Come on, Jake, man-up!
Thirty minutes. That was only eighteen hundred seconds. He clenched his teeth and started counting. One, one thousand, two, one thousand, three—
The machine started up with a loud clanking noise. The sound startled him and his body twitched.
“Please don’t move, Mr. Bronson.” The tech was irritated.
The tapping noise sounded different than he remembered from the MRI he had ten years ago. “Lymphoma,” the flight surgeon had said. “Sorry, but you’re grounded.” And just like that, his childhood dreams of flying the F-16 were cut short on the day before his first combat mission. The chemo and radiation treatments had sucked. But they worked. The cancer was forced into remission—until two weeks ago, when it reappeared in the form of a tumor in his brain.
The annoying rattle settled into a pattern. Jake let out a deep breath, trying to relax.
Eight, one thousand, nine, one thousand—
Suddenly, the entire chamber jolted violently to the right, as if the machine had been T-boned by a dump truck. Jake’s body twisted hard to one side, but his strapped head couldn’t follow. He felt a sharp pain in his neck and the fingers on his left hand went numb. The fan stopped blowing, the lights went out, and the chamber started shaking like a gallon can in a paint-store agitator.
A keening whistle from deep within the machine sent shooting pains into Jake’s rattling skull. A warm wetness pooled in his ears and muffled his hearing.
He squeezed down hard on the panic button, shouting into the darkness, each word trembling with the quake’s vibration. “Get—me—out—of—here!”
No one answered.
He wedged his palms against the sidewalls to brace himself. The surface was warm, getting hotter.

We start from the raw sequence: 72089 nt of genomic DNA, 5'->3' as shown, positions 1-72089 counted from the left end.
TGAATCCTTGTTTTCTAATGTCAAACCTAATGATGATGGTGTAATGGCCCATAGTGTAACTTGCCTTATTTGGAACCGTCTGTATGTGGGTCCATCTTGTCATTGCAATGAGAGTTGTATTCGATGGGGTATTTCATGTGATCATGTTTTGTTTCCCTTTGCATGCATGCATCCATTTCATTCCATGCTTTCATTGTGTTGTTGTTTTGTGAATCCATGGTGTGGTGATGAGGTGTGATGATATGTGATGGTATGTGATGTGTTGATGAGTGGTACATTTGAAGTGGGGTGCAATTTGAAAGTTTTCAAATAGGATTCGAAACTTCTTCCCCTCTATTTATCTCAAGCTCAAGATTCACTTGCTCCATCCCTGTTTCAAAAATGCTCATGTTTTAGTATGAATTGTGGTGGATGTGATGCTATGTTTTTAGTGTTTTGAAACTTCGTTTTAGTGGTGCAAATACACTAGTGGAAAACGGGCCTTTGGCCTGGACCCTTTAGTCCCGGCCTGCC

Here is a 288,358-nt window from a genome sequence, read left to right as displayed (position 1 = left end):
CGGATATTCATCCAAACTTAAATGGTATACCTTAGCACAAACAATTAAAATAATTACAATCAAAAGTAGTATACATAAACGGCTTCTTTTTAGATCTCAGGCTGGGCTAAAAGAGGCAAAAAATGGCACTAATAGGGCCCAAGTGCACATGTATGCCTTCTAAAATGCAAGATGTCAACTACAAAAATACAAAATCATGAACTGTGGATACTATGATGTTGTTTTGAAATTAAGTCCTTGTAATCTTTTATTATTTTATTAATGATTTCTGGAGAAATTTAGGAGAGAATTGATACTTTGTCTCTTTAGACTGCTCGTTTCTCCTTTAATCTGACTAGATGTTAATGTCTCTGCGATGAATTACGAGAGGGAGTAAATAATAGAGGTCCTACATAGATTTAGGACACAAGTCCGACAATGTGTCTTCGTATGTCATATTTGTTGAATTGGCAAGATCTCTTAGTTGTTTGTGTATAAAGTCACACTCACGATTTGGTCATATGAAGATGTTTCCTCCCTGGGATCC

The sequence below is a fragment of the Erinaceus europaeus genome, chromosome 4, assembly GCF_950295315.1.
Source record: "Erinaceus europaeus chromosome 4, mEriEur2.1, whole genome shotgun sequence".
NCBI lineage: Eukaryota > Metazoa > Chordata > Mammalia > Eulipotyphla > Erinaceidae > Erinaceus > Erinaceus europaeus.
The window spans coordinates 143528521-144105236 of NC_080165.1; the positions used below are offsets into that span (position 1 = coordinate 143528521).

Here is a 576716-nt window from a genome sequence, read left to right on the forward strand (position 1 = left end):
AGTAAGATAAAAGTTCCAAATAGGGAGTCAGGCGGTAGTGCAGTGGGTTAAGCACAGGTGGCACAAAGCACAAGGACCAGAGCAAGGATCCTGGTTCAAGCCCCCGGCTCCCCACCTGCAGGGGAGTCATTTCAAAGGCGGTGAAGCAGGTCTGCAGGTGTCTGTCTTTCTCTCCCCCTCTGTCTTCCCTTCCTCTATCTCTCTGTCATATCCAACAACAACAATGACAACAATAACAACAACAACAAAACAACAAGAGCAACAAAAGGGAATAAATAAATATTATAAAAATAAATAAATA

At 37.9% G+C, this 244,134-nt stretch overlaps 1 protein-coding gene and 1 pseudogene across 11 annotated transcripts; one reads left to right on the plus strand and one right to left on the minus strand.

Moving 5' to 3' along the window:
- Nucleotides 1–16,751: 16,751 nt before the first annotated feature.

The air felt charged with electricity. His skin tingled. Sparks skittered along the wall in front of his face, the first sign in the complete darkness that his eyes were still functioning. The acrid scent of electrical smoke filled his nostrils.
Jake’s fists pounded the thick walls of the chamber. He howled, “Somebody—”
His body went rigid. His arms and legs jerked spasmodically in seizure, his head thrown back. He bit deep into his tongue and his mouth filled with the coppery taste of blood. Sharp, burning needles of blinding pain blossomed in the hollow at the back of his skull, wriggling through his brain. His head felt like it was ready to burst.
The earthquake ended as abruptly as it started.
So did the seizure.
Jake sagged into the table, his thumping heart threatening to break through his chest.
Faint voices. His mind lunged for them. He peered down toward his toes. A light flickered on in the outer room. Shadows shifted.
The table jerked beneath him, rolling out into the room. When Jake’s head cleared the outer rim of the machine, two pairs of anxious eyes stared down at him. It was the tech and Jake’s buddy, Marshall.
“You okay?” Marshall asked, concern pinching his features.
But an odd, sporadic buzzing in Jake’s head told him something was very different.